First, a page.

PESHAWAR: The Peshawar Museum’s Victoria Memorial Hall played host to a known United States-based intellectual from Peshawar, Prof Dr Sayed Amjad Hussain, who delivered a captivating talk entitled, “The Great Mosque of Cordoba and its place in the Muslim psyche.”
The event was co-organised by Directorate of Archaeology & Museums, Creative Co. and Rotar Act South, Peshawar. The programme is arranged every year and it was the third such scholastic session.
Speaking before an audience comprising literati, history buffs and culture lovers, the scholar who is an accomplished cartographer, calligrapher, traveller, and engages in community work and promotes inter-faith dialogue, narrated very few architectural monuments in the world had a deep and abiding emotional pull.
“Even after 1,000 years, the Great Mosque of Cordoba (Qurtaba in Arabic) still has a tremendous pull on the Muslims the world over. It is a story of loss and lament,” said the scholar who is a cardiovascular and thoracic surgeon by profession.
According to him, the Moors ruled the Iberian Peninsula (Spain and Portugal) for eight centuries until 1492 CE. They established a truly pluralistic society where Jews, Muslims and Christians participated equally and ushered in an era of unprecedented advances in science, arts and architecture. Those accomplishments still dazzle after over 1300 years. The speaker said The Great Mosque of Cordoba, Spain was built in 784 CE by Abd al Rahman and expanded by his successors.
In 1492 CE, he elaborated, after the re-conquest of the Iberian Peninsula, the mosque was turned into a Cathedral. “From that point on, while the original architecture of the mosque has been maintained, it has ceased to be a place of worship for Muslims. Sadly, nobody is allowed to pray there anymore,” he went on to add.
The writer, who has authored several books on history and culture, including “Alam Mey Intikhab Peshawar”, which is hailed as the cultural encyclopedia of Peshawar, said the loss of Andulas in general and the Qurtaba Mosque, in particular, was highlighted in Allama Iqbal’s epic poem Masjid Qurtaba.
Through an audiovisual presentation, the scholar discussed the history of the Moor rule in Spain and Portugal, the highlights of a pluralistic society and their eventual defeat and expulsion from Spain and Portugal. Iqbal’s epic poem, which was especially played in audio in the voice of Zia Mohiyuddin captivated the gathering.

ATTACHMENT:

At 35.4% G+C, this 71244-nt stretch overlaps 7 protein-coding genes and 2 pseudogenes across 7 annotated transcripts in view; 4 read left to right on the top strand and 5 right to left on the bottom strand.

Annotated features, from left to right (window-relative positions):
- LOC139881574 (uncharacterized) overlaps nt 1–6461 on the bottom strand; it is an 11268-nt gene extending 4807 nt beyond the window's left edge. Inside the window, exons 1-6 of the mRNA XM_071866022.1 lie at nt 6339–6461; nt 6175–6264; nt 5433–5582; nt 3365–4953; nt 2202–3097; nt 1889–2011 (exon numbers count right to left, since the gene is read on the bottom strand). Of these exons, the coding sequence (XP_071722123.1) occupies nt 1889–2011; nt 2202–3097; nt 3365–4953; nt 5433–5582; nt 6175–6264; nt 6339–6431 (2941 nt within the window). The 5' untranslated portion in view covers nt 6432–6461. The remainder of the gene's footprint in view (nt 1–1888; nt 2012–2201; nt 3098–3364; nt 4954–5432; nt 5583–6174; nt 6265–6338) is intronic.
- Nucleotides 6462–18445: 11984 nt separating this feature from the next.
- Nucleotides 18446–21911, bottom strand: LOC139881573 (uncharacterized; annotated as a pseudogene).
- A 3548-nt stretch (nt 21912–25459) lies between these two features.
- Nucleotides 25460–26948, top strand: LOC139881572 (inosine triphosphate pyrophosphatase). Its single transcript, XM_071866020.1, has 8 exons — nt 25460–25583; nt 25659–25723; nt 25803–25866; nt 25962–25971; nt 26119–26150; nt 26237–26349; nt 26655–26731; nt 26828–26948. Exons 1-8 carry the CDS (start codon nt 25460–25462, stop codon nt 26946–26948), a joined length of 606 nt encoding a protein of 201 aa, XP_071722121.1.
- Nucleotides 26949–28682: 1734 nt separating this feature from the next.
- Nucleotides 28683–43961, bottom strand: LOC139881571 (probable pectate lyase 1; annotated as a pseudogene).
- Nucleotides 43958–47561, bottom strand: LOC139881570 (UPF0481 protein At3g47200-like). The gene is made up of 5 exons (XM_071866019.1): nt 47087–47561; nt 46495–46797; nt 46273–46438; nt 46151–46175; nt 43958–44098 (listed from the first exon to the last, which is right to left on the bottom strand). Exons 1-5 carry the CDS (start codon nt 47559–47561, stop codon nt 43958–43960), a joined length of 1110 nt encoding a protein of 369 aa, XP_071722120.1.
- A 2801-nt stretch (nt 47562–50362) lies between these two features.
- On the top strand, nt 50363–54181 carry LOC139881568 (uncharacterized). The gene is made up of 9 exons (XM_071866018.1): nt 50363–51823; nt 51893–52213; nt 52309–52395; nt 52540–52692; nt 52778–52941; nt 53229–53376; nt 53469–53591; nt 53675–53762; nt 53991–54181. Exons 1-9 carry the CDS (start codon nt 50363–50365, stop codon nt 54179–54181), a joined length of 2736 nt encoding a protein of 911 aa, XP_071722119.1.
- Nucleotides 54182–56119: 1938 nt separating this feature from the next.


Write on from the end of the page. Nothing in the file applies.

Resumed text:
Through the magic of his spellbinding talk and with Andalusian Moorish-Spanish music playing softly in the background, Dr Amjad Hussain recreated the historic environs of Spain under Muslim rule.
“It was a unique pluralistic society where Muslims, Christians, Jews and other faiths accommodated each other under Muslim rulers. They lived in complete harmony and tolerated each other. This ushered in an era of progress that was a glorious period of Islamic rule,” he added.
With the help of visual aids, the scholar who has rightly been described a ‘jack of all trades and master of many’ and has monumental contributions to the fields of medicine and literature, showed how the mosque was expanded over the years. The horseshoe-shaped arches were the architectural hallmark of its fine construction, according to him.
The talk was followed by an equally engaging question & answer session where the audience delved deeper to discuss the notion of tolerance and inter-faith harmony in present-day Pakistani society. The scholar gave examples from his own experiences and referred to Manto’s short-story “Toba Tek Singh.”
Answering the audience in one of the questions, he reminisced the times when the city of Peshawar itself was culturally more vibrant and receptive. He stressed the need for interfaith dialogue and inclusion.
In the end, Dr Amjad Hussain gifted copies of his famous souvenir maps of Peshawar. He said first published in the 1980s, the maps have undergone eight printings. He got them printed recently in the form of leaflets for free distribution.
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